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Wednesday Comics: Sgt. Rock & Easy Co.

Earlier this week I reviewed Wednesday Comics, a rather spanking anthology from DC Comics. I kinda figured, however, it might be worth my while to break out some of those fifteen stories on their own (but not all of them) and discuss them, as it’s easy to lose sight of a particular writer/artist’s work in an anthology. Now we’re going back to a “new” old bunch of pulp characters.

Sgt. Rock & Easy Co. is an interesting choice for the anthology. Although it’s a war comic, it was only introduced in 1959, long after the end of the conflict and in the twilight days of the newspaper strips that this anthology is meant to reproduce. It’s inclusion arguably speaks more to the desire by DC to create a nostalgia for a long legacy that never quite existed than it does to the character’s popularity or place within DC continuity. Sgt. Rock & Easy Co. is one of only three non-superhero strips included – the post-apocalyptic adventures of Kamandi and the Strange Adventures strip, following Adam Strange: Space Hero – and it seems a logical fit if the goal was to create the impression of a large interconnected tapestry of DC history. After all, the only thing as pulpy as a superhero story is good old fashioned war yarn.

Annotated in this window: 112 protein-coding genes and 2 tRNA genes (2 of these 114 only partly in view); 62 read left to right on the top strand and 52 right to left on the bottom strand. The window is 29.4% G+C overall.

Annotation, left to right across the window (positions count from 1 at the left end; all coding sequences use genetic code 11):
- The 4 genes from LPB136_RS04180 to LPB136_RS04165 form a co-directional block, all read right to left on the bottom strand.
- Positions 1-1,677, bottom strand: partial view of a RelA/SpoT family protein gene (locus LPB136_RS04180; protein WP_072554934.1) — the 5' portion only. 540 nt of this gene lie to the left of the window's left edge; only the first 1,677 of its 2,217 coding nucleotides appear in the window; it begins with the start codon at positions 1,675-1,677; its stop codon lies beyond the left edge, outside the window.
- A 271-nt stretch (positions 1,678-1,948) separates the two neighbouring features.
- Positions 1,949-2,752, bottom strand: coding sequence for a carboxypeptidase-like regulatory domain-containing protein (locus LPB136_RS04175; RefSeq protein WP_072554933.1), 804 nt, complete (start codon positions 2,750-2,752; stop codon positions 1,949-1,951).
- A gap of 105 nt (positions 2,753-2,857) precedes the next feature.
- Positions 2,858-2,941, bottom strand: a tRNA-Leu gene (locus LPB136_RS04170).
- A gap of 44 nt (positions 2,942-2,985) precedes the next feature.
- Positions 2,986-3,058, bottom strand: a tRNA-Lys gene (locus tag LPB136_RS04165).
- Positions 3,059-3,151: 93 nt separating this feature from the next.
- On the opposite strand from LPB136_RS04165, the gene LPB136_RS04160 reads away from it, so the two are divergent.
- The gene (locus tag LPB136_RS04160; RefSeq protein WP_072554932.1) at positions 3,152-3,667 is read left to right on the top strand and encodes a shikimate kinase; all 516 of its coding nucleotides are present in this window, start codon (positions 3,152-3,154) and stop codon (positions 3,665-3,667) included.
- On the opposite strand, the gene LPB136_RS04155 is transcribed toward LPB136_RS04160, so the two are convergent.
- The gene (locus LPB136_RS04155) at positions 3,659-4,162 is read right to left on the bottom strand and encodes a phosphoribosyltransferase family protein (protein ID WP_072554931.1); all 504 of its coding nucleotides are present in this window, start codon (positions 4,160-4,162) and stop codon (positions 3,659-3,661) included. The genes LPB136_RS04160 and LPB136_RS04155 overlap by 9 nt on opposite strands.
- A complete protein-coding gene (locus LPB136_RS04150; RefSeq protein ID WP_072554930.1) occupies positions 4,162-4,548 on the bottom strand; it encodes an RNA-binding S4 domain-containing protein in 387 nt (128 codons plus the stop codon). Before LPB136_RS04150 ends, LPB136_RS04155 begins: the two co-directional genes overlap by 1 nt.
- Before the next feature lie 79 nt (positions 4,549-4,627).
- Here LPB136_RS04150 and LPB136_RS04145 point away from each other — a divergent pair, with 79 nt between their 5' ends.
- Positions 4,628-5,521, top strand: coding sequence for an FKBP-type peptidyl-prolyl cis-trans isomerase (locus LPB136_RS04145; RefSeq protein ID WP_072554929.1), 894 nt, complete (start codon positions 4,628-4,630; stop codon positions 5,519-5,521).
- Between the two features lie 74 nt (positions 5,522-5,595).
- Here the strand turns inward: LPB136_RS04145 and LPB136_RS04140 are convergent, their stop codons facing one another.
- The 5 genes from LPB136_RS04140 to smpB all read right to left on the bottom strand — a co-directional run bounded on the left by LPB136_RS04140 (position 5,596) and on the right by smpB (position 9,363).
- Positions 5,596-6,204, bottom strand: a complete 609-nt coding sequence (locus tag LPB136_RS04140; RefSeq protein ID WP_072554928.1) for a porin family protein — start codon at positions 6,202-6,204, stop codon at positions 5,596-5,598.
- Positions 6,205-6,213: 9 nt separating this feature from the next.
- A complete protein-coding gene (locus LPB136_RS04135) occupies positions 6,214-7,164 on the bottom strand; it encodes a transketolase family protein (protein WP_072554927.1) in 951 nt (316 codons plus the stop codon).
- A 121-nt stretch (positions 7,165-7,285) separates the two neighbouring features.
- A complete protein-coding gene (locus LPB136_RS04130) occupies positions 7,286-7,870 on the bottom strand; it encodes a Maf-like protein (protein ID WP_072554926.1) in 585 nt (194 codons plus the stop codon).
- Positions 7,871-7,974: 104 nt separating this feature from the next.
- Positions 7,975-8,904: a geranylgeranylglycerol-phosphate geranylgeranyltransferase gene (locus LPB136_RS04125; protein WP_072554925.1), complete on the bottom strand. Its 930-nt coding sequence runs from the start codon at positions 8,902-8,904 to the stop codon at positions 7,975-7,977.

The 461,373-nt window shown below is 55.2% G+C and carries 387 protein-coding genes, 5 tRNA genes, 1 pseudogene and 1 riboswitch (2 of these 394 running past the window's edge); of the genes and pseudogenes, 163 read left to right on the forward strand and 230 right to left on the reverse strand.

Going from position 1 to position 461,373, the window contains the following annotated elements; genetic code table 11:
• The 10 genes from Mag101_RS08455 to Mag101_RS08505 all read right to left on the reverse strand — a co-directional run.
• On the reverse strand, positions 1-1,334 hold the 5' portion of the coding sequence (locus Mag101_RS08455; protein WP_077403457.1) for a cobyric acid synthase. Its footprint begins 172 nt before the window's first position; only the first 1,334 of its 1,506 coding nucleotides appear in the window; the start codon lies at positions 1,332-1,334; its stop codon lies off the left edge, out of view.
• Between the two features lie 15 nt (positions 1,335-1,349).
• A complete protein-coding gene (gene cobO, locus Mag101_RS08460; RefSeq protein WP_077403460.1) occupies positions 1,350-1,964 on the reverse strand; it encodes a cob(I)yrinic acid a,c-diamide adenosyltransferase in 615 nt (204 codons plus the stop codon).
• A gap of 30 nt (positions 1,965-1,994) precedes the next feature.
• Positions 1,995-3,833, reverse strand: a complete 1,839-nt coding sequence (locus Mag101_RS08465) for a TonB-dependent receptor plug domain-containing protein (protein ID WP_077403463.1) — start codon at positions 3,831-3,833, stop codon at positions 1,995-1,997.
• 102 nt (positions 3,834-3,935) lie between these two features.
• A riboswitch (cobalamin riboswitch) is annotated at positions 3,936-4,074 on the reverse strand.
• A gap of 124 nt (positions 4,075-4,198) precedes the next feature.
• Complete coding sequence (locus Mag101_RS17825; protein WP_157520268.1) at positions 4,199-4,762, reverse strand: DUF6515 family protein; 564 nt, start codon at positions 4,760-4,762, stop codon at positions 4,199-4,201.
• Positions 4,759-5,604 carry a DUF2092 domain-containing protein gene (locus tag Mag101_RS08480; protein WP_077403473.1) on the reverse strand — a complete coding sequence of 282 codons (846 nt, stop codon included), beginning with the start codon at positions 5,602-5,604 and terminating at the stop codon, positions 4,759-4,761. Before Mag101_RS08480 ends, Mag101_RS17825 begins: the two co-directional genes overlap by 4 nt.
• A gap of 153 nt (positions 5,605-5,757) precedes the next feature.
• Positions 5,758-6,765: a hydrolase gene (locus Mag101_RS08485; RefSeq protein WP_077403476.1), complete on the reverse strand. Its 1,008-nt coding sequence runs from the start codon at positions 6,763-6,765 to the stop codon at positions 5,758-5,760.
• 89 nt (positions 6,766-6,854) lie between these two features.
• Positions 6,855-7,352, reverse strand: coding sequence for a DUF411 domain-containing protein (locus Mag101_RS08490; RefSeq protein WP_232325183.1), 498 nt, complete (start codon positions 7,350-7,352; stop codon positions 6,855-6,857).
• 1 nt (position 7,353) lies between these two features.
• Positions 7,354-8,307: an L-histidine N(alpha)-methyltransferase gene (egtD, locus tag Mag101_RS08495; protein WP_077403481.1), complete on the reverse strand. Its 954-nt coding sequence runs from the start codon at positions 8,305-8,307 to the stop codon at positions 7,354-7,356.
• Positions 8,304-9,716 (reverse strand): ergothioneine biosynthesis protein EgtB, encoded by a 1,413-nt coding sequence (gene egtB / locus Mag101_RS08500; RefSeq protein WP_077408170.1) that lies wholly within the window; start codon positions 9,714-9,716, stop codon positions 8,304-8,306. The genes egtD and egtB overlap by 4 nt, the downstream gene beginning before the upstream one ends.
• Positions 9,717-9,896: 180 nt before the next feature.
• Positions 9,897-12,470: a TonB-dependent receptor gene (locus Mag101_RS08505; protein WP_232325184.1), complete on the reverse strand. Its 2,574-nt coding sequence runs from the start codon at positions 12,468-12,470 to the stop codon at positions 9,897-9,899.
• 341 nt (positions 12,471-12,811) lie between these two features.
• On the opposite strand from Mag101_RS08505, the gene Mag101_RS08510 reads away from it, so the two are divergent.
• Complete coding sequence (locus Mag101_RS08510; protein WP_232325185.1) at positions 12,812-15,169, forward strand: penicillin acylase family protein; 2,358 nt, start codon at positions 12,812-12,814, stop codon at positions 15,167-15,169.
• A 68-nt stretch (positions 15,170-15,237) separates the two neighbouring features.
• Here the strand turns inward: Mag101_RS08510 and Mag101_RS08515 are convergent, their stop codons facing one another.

That's the closest you'll come to a splash page in this storyline...

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Wednesday Comics

Hawkman unsheathes his knife and crawls into the gasping T-Rex’s jaws, thinking “Sadly, this is not the craziest thing I’ve ever done.”

– Hawkman

Wednesday Comics is an amazing little experiment, a bit of comic book nostalgia delivered by some of the most talented people in the business with a smile on their face and a skip in their step. For those who don’t know, DC Comics – always the more boldly experimental of the two major companies – ran a twelve-week collection of newspaper comic strips. Fifteen strips bundled together, the reader was offered one page of a given comic at a time on a super-sized newspaper sheet, with a full story told week-on-week. It was a bold little experiment and while the whole is almost certainly greater than the sum of its parts, there’s much to love here.

There in a Flash...

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